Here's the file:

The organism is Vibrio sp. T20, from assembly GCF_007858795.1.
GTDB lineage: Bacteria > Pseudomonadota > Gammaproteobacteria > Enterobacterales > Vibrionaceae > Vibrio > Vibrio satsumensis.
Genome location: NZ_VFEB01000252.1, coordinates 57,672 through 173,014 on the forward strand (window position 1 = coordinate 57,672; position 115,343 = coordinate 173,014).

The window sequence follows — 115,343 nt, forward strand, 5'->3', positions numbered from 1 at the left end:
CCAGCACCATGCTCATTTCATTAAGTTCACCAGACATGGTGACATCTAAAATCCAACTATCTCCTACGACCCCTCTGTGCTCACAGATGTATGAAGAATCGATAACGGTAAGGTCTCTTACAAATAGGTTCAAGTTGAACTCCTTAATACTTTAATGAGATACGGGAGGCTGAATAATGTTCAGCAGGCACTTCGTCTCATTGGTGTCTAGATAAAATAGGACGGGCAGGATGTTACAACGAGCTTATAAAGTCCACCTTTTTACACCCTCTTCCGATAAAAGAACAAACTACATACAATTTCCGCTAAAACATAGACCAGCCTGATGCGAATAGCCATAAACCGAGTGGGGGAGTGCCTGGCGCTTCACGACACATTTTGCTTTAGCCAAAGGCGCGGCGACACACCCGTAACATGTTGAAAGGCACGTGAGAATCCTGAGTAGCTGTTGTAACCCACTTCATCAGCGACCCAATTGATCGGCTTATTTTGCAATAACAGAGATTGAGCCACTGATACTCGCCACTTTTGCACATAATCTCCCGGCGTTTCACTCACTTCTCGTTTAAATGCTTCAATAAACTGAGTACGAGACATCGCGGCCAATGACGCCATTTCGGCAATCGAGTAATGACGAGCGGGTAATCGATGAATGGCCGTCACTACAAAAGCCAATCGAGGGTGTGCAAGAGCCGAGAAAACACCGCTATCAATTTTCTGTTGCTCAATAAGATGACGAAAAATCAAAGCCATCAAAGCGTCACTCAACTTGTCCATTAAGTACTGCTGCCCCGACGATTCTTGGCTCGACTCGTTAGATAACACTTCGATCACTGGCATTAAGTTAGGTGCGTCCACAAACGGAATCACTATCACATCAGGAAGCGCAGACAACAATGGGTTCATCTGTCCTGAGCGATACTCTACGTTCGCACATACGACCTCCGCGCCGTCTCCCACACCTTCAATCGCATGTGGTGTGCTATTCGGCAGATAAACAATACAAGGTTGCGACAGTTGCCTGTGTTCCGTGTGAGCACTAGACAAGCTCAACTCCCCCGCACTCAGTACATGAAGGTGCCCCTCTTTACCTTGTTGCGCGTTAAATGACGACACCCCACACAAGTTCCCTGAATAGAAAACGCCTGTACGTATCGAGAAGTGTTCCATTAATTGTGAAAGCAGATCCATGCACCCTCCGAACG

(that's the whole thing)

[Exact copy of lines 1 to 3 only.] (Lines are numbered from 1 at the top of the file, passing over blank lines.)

The organism is Vibrio sp. T20, from assembly GCF_007858795.1.
GTDB lineage: Bacteria > Pseudomonadota > Gammaproteobacteria > Enterobacterales > Vibrionaceae > Vibrio > Vibrio satsumensis.
Genome location: NZ_VFEB01000252.1, coordinates 57,672 through 173,014 on the forward strand (window position 1 = coordinate 57,672; position 115,343 = coordinate 173,014).